The rules laid out by the federal government for these institutions had it’s share of flaws where people would fall through the gaps, but over all it was a decent set of principles for successful “adulting”. Pick up after yourself, help others achieve the same, go to work, eat food, get a good deal of rest, repeat. It offered no food for the soul except in retrospect, but even now me and my best friend here in Skagway can joke about those lessons, even though we went to completely different Job Corps institutions. His was in Oregon, mine was in central Washington.
One of the particular failings of this system were the absolute rules. No one was exempt from the rules, and the most swift, uncaring carrying out of them. One day, two friends of mine were near the boundaries of the campus property by the main street. A group of older kids were running around in their car, looking for trouble. They found it in the no nonsense Hispanic personality of one of my close friends and his ‘straight out of the 60s’ hippie persona of one of my other buddies. They were over, smoking cigarettes, talking like they always did about what they were going to do when they became rich nd famous, when the car full of trouble pulled up. Cross words were exchanged, and the four guys piled out of the car with ill intentions and one wielding a pool stick. My Hispanic buddy was taking a beating. My other friend grabbed a rock, ran in to the mix, hit one of the kids in the head, grabbed his ally in combat and together they fled back to the center’s core. The next day, both were kicked out of the program for fighting without so much as an investigation in to the incident. Trade and education be damned, they were thrown out on the street with naught but the contents of their lockers. This was my first personal experience with irritation at a federal rule.
Normally I could see where laws were formed to protect people when applied correctly to every occasion. I loved that stuff. It was a firm line drawn by society that I should not cross. I have, in the past, put my toe over the line, but every time I was punished by the law and sent back out to play with the other kids again once it was done. Society became a playground that way. One that I could even play my own games in, so long as they were by the rules established for me, her, him, them and Us. This scene that unfolded as two of the coolest dudes in our dorm, if not on campus, were sent packing after a march of shame through campus, which turned in to well wishes and exchanged numbers to keep in touch.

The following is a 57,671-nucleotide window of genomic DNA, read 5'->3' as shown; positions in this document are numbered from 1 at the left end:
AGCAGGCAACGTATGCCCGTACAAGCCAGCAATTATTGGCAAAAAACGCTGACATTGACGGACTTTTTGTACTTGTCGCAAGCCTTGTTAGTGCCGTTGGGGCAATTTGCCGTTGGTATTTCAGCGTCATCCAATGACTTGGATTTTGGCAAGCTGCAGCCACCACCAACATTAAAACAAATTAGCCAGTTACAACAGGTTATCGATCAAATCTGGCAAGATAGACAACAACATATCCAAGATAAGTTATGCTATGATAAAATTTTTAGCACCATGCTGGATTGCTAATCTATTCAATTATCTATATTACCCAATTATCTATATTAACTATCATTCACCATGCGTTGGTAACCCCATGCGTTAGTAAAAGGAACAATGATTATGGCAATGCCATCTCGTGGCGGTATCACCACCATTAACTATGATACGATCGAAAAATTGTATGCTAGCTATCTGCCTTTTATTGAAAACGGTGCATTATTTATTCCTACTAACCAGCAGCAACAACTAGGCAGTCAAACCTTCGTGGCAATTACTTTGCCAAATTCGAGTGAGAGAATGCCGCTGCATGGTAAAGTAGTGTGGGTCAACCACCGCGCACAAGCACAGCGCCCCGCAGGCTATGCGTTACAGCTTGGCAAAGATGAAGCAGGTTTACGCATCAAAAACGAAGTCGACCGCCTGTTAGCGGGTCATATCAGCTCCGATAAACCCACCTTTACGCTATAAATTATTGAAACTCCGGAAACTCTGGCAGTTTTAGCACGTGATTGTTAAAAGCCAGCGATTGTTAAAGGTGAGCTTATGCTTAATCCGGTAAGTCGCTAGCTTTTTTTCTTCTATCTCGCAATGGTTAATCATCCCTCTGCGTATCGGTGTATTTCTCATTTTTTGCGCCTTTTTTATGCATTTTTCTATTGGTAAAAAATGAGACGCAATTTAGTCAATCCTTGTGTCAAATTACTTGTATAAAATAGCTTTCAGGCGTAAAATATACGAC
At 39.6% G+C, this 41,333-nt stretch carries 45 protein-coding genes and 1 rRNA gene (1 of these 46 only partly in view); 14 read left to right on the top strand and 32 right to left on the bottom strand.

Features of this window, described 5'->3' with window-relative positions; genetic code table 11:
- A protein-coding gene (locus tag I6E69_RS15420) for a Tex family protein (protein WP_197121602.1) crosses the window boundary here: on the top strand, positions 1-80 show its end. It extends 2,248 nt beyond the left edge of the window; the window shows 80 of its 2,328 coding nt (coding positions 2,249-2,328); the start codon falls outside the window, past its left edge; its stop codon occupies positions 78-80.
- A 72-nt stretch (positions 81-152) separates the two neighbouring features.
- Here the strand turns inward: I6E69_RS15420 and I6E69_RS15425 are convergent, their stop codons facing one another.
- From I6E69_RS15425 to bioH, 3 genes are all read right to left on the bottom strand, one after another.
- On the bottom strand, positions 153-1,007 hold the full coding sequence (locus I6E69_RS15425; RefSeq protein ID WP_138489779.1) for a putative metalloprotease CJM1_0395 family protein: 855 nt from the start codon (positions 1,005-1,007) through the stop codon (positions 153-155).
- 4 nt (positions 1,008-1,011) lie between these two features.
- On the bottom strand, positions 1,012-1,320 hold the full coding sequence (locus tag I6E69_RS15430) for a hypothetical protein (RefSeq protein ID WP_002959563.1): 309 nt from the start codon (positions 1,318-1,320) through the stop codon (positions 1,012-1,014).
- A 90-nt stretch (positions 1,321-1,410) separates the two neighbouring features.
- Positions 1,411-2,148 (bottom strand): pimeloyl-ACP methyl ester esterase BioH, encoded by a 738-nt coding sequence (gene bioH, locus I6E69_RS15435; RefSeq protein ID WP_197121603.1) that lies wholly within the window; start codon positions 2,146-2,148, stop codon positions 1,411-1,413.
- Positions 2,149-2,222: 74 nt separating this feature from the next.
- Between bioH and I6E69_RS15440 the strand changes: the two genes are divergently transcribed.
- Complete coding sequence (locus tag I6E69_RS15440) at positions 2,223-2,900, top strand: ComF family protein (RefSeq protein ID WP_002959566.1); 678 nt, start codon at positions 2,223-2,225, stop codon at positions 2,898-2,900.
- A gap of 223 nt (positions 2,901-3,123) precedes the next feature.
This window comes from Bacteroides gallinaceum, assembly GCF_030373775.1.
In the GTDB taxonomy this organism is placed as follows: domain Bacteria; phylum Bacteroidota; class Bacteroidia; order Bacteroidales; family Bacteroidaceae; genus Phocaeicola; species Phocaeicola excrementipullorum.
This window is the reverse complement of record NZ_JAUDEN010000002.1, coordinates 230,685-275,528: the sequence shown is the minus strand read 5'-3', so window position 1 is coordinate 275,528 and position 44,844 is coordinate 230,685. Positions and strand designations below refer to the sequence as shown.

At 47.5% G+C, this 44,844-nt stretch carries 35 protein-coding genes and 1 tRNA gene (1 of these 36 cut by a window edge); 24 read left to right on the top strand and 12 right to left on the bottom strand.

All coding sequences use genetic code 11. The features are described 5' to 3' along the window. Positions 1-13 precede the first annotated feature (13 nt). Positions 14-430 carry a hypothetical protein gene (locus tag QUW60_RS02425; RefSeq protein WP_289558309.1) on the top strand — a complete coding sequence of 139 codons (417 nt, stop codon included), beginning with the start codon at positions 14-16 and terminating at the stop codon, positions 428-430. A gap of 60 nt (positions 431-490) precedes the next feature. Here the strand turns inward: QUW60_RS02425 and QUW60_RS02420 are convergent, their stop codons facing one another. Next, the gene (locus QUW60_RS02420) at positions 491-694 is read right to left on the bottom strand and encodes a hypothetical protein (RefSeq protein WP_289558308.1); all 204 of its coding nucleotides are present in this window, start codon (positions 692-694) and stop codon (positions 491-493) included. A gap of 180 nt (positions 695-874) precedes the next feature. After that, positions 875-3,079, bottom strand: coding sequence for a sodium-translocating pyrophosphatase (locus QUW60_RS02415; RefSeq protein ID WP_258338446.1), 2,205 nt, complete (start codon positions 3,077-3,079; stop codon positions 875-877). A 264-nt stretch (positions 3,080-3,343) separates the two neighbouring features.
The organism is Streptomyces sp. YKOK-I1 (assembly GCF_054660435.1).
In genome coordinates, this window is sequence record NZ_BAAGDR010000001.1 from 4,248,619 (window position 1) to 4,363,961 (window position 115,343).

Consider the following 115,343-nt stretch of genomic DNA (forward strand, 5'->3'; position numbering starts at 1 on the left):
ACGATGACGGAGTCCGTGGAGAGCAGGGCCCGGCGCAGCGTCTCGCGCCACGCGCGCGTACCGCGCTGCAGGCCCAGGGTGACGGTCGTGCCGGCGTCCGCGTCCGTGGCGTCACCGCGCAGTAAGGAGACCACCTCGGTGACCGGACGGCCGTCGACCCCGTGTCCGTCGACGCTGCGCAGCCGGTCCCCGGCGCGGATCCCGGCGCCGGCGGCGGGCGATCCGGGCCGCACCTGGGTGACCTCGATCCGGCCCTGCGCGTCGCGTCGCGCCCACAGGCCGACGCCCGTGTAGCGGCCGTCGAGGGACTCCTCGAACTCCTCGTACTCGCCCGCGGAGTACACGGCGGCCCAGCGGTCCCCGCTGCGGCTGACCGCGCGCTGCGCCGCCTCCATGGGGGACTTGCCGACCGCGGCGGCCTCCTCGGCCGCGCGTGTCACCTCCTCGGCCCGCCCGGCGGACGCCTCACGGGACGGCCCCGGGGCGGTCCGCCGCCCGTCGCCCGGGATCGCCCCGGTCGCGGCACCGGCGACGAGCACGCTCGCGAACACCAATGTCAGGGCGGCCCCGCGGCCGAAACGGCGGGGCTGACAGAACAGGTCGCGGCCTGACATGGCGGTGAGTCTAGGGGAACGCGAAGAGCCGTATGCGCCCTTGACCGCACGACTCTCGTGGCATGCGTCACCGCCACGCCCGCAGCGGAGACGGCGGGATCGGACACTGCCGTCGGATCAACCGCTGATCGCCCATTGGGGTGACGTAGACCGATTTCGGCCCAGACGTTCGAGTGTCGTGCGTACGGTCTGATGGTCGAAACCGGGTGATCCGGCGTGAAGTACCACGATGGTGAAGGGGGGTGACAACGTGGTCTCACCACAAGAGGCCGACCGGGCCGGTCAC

How could a rule designed to keep us safe and operating at nominal capacity, as free range inmates, be turned so wickedly against us as to punish a hero and the one he saved from what may have been death by beating? It lit a fire in me that threatened to consume reason and turn that hatred to the executors of such a law. Then I remembered the rights I signed away upon entering the program. I re-read my entry papers, over and over. I took them apart down to the word to individually define every piece of them before putting them back together again and seeing what interpretations presented themselves. How anyone who takes technical writing seriously breaks down an agreement. It was air tight and absolute. The only way to not be at the mercy of whatever they wanted to do in these types of things, was to not be at the mercy of them. My sterling record up to that point took a decidedly negative dip. I slacked on my duties without being horribly abhorrent at them. I was better than the next guy but it would never be up to staff standards. I quit studying, started hanging out with my friends, and even enemies more. I tapped in to the energy shared between people in a dormitory, semi-military fashion. Instead of being alienated, I started becoming accepted. After that, and showing that I was still very much my own entity, people would start coming to me for advice.
Relationships, legal activities involving complicated legal jargon to be deciphered pertaining to whatever matters it was that the law was forcing on them to keep them in job corps. Some activities that were a little outside the rules, like how to stay up late, how to tell when someone was coming down the hall to make sure people were asleep at night, how to navigate around their schedules and sneak off for a drink of whatever alcohol they could get a friend to stash off campus for them.
I’d either have a satisfactory, not good, answer for them or on occasion I’d be able to talk someone out of doing something stupid. When I didn’t have said answer either way, I went to my lieutenants who did know the tidbits I didn’t. Once I was popular enough, I did what I wanted. I had my flock of 5 or 6 who were always with me. They were savages in their field. From each trade, each dorm, I had a representative. We all united over my free-form RPG I made up. Oddly enough, bonds radiated out from that. Not particularly healthy ones for development, but we were tight. We pushed each other to do better, and be more creative. We insulted each other, we argued now and then, but what were we going to do? We were all we had. Staff didn’t care about us, we had to care about ourselves. Just like when going to the beach as a kid. The staff was “ma”. Responsible for our not dying. Sitting in her car while we went to play out of sight.